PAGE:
Thursday, January 26, 2023

Protecting the Planet and its People

 The US’s transition to electric vehicles could require three times as much lithium as is currently produced for the entire global market, causing needless water shortages, Indigenous land grabs, and ecosystem destruction inside and outside its borders, new research by the Climate and Community Project and the University of California finds.

It warns that unless the US’s dependence on cars in towns and cities falls drastically, the transition to lithium battery-powered electric vehicles by 2050 will deepen global environmental and social inequalities linked to mining – and may even jeopardize the 1.5C global heating target.

The global demand for lithium, also known as white gold, is predicted to rise over 40 times by 2040, driven predominantly by the shift to electric vehicles. Lithium deposits are geologically widespread and abundant, but 95% of global production is currently concentrated in Australia, Chile, China and Argentina. Large new deposits have been found in diverse countries including Mexico, the US, Portugal, Germany, Kazakhstan, Congo and Mali. Grassroots protests and lawsuits against lithium mining are rising from the US and Chile to Serbia and Tibet amid rising concern about the socio-environmental impacts and increasingly tense geopolitics around supply. Lithium mining is, like all mining, environmentally and socially harmful. More than half the current lithium production, which is very water intensive, takes place in regions blighted by water shortages that are likely to get worse due to global heating. 

Lithium extraction has a track record of land and water pollution, ecosystem destruction and violations against Indigenous and rural communities. In the US, only one small lithium mine, in Nevada, is currently operational, but the drought-affected state has at least 50 new projects under development, opposed by some environmentalists, ranchers and Indigenous tribes. In Chile and Argentina, the world’s second- and fourth-largest lithium producers respectively, broken promises by corporations, water scarcity, land contamination and the lack of informed consent from Indigenous groups has fueled resistance and social conflicts.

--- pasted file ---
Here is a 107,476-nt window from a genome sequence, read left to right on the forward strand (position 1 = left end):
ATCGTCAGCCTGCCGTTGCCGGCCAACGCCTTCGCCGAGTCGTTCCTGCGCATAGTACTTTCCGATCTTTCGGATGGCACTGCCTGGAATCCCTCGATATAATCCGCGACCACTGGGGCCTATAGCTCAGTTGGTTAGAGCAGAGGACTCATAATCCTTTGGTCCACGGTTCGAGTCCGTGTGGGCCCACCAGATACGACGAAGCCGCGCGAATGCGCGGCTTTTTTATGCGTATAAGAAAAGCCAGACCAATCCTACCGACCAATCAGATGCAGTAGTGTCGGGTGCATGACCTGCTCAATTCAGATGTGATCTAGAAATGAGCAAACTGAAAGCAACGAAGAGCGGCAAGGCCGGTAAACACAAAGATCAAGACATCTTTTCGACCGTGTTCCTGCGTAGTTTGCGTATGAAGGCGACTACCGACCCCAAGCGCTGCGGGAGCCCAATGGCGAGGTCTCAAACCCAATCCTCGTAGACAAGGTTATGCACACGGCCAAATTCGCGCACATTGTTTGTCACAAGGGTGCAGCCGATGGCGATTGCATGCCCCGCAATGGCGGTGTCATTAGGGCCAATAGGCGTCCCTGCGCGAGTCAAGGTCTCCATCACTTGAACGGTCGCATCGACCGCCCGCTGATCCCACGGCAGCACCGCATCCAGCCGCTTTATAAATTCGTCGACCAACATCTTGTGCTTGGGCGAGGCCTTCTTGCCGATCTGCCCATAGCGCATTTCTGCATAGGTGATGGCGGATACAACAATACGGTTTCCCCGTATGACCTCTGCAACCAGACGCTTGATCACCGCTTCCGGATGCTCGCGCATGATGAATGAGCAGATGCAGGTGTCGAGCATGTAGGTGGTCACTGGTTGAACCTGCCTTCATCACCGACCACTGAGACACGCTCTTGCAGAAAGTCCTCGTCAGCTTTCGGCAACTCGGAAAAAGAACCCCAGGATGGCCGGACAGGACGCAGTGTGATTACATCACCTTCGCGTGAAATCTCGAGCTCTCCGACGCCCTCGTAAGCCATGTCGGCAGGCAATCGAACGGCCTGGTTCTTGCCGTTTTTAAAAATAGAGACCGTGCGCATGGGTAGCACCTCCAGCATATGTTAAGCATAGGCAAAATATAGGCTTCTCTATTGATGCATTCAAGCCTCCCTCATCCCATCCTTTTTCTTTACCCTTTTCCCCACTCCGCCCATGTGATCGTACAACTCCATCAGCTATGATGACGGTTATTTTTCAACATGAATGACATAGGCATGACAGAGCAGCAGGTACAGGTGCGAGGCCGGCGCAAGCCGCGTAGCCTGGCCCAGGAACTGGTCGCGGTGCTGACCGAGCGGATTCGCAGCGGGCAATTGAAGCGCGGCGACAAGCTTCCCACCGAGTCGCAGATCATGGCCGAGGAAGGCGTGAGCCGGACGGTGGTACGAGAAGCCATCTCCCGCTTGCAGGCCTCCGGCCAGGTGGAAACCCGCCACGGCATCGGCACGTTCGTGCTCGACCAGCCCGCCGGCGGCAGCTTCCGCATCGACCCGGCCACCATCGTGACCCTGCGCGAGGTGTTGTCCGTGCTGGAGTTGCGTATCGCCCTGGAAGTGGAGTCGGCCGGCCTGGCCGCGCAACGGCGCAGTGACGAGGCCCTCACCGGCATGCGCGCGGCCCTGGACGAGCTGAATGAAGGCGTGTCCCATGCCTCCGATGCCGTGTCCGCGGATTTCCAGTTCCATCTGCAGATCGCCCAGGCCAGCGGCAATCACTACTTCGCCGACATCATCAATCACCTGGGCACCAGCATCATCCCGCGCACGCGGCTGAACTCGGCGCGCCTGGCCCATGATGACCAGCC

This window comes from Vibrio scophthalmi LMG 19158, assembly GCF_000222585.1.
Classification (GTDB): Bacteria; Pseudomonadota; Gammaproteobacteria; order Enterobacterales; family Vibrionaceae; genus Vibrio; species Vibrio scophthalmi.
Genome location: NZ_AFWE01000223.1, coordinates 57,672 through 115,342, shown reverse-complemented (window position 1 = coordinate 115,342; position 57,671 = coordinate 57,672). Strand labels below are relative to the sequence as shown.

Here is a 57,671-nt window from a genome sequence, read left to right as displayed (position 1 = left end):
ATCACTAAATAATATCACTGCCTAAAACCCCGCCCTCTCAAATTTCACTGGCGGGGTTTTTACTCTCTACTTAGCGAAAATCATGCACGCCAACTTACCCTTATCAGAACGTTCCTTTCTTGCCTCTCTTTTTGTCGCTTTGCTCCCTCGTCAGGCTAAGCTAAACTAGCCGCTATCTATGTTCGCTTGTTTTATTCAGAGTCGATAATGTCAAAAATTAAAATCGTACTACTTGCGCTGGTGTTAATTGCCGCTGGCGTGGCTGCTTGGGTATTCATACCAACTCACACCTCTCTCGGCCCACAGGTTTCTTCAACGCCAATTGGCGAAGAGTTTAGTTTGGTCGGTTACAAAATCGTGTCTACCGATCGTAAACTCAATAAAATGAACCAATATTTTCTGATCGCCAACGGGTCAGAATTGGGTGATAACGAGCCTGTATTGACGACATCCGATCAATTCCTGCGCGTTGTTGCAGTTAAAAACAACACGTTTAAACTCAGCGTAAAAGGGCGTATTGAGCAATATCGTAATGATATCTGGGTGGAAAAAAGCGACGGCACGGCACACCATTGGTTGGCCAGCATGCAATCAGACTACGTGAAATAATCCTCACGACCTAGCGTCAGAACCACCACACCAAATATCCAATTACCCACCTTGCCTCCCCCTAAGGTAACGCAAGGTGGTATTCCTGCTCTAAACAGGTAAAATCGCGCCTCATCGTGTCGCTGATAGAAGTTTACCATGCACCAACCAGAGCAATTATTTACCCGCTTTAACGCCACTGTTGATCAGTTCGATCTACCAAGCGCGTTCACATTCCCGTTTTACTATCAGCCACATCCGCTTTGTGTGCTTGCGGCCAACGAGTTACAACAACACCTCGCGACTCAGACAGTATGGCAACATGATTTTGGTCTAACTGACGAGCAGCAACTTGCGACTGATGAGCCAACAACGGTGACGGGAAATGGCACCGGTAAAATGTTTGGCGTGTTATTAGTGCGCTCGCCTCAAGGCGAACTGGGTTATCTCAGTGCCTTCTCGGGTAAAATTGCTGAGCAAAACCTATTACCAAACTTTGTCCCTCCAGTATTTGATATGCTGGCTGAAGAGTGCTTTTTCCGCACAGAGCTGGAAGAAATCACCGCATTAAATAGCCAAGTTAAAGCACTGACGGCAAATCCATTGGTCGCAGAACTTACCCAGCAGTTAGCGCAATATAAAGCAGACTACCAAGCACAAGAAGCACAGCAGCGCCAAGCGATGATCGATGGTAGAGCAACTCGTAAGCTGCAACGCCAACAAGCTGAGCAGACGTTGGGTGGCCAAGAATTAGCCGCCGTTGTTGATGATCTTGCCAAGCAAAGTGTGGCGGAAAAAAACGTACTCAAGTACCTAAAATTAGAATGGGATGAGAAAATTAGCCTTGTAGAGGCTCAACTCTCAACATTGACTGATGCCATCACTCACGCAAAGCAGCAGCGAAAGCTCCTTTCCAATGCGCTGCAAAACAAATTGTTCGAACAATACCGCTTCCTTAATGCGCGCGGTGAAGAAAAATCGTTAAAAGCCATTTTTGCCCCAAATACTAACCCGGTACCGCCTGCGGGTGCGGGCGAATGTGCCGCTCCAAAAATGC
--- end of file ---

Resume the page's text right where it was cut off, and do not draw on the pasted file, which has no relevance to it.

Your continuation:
Transportation is the biggest source of carbon emissions in the US – and the only sector in which emissions are still growing. Over half of the nation’s car sales are predicted to be electric by 2030, and states like New York and California have passed laws phasing out the sale of gas cars. This is good news but there’s a catch: lithium.

Electric vehicles are already the largest source of demand for lithium – the soft, white metal common to all current rechargeable batteries. Mining lithium because of the demand for EVs is contributing to more social and environmental harm – and global supply chain bottlenecks. If Americans continue to depend on cars at the current rate, by 2050 the US alone would need triple the amount of lithium currently produced for the entire global market, which would have dire consequences for water and food supplies, biodiversity, and Indigenous rights.

But it doesn’t have to be this way, according to the report Achieving Zero Emission Transportation With More Mobility and Less MiningHow much lithium depends on policy decisions taken now, according to the report.

 Policies investing in mass transit, walkable towns and cities, and robust battery recycling in the US would slash the amount of extra lithium required in 2050 by more than 90%. In fact, this first-of-its-kind modeling shows it is possible to have more transport options for Americans that are safer, healthier and less segregated, and less harmful mining while making rapid progress to zero emissions. The largest reduction will come from changing the way we get around towns and cities – fewer cars, more walking, cycling and public transit made possible by denser cities – followed by downsizing vehicles and recycling batteries. 

If Americans can’t wean themselves off cars with big lithium batteries, increasing the density of metropolitan areas and investing in mass transit would cut cumulative demand for lithium between 18% and 66%. Limiting the size of EV batteries alone can cut lithium demand by up to 42% by 2050.

 Despite the cultural addiction to driving, fewer cars on the roads would not mean a sacrifice in the quality of life, convenience or safety for Americans, according to coauthor Kira McDonald, an economist and urban policy researcher.

 In addition, expanding mass transit systems would improve pedestrian safety and air quality, generating health and economic benefits.

Revealed: how US transition to electric cars threatens environmental havoc | US news | The Guardian

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